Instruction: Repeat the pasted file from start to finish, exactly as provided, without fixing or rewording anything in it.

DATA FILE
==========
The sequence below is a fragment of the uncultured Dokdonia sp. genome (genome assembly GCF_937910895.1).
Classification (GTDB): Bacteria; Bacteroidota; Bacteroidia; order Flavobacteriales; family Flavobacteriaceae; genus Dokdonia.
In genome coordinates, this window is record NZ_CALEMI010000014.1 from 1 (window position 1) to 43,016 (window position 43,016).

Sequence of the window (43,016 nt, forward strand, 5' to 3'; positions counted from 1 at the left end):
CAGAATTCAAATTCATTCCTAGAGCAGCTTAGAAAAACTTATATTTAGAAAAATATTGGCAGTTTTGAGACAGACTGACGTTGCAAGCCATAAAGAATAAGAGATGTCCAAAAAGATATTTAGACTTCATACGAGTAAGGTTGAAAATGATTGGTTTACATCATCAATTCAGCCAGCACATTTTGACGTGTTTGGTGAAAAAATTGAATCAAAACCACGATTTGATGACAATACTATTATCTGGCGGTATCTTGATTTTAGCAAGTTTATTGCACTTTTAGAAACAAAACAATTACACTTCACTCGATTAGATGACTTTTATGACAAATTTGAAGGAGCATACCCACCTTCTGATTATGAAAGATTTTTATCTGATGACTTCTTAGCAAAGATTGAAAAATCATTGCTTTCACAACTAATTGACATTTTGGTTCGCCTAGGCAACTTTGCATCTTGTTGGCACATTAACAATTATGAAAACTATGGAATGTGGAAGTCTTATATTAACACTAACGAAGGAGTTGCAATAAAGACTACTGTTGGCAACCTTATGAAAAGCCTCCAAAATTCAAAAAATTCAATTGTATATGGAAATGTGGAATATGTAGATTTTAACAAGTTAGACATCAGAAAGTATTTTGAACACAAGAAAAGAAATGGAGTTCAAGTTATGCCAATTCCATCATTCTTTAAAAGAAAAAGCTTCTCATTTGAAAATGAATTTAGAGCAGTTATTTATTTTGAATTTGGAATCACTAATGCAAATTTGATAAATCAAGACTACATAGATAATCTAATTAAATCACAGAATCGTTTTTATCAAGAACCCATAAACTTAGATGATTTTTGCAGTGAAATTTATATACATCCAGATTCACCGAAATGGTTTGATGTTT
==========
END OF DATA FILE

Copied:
The sequence below is a fragment of the uncultured Dokdonia sp. genome (genome assembly GCF_937910895.1).
Classification (GTDB): Bacteria; Bacteroidota; Bacteroidia; order Flavobacteriales; family Flavobacteriaceae; genus Dokdonia.
In genome coordinates, this window is record NZ_CALEMI010000014.1 from 1 (window position 1) to 43,016 (window position 43,016).

Sequence of the window (43,016 nt, forward strand, 5' to 3'; positions counted from 1 at the left end):
CAGAATTCAAATTCATTCCTAGAGCAGCTTAGAAAAACTTATATTTAGAAAAATATTGGCAGTTTTGAGACAGACTGACGTTGCAAGCCATAAAGAATAAGAGATGTCCAAAAAGATATTTAGACTTCATACGAGTAAGGTTGAAAATGATTGGTTTACATCATCAATTCAGCCAGCACATTTTGACGTGTTTGGTGAAAAAATTGAATCAAAACCACGATTTGATGACAATACTATTATCTGGCGGTATCTTGATTTTAGCAAGTTTATTGCACTTTTAGAAACAAAACAATTACACTTCACTCGATTAGATGACTTTTATGACAAATTTGAAGGAGCATACCCACCTTCTGATTATGAAAGATTTTTATCTGATGACTTCTTAGCAAAGATTGAAAAATCATTGCTTTCACAACTAATTGACATTTTGGTTCGCCTAGGCAACTTTGCATCTTGTTGGCACATTAACAATTATGAAAACTATGGAATGTGGAAGTCTTATATTAACACTAACGAAGGAGTTGCAATAAAGACTACTGTTGGCAACCTTATGAAAAGCCTCCAAAATTCAAAAAATTCAATTGTATATGGAAATGTGGAATATGTAGATTTTAACAAGTTAGACATCAGAAAGTATTTTGAACACAAGAAAAGAAATGGAGTTCAAGTTATGCCAATTCCATCATTCTTTAAAAGAAAAAGCTTCTCATTTGAAAATGAATTTAGAGCAGTTATTTATTTTGAATTTGGAATCACTAATGCAAATTTGATAAATCAAGACTACATAGATAATCTAATTAAATCACAGAATCGTTTTTATCAAGAACCCATAAACTTAGATGATTTTTGCAGTGAAATTTATATACATCCAGATTCACCGAAATGGTTTGATGTTT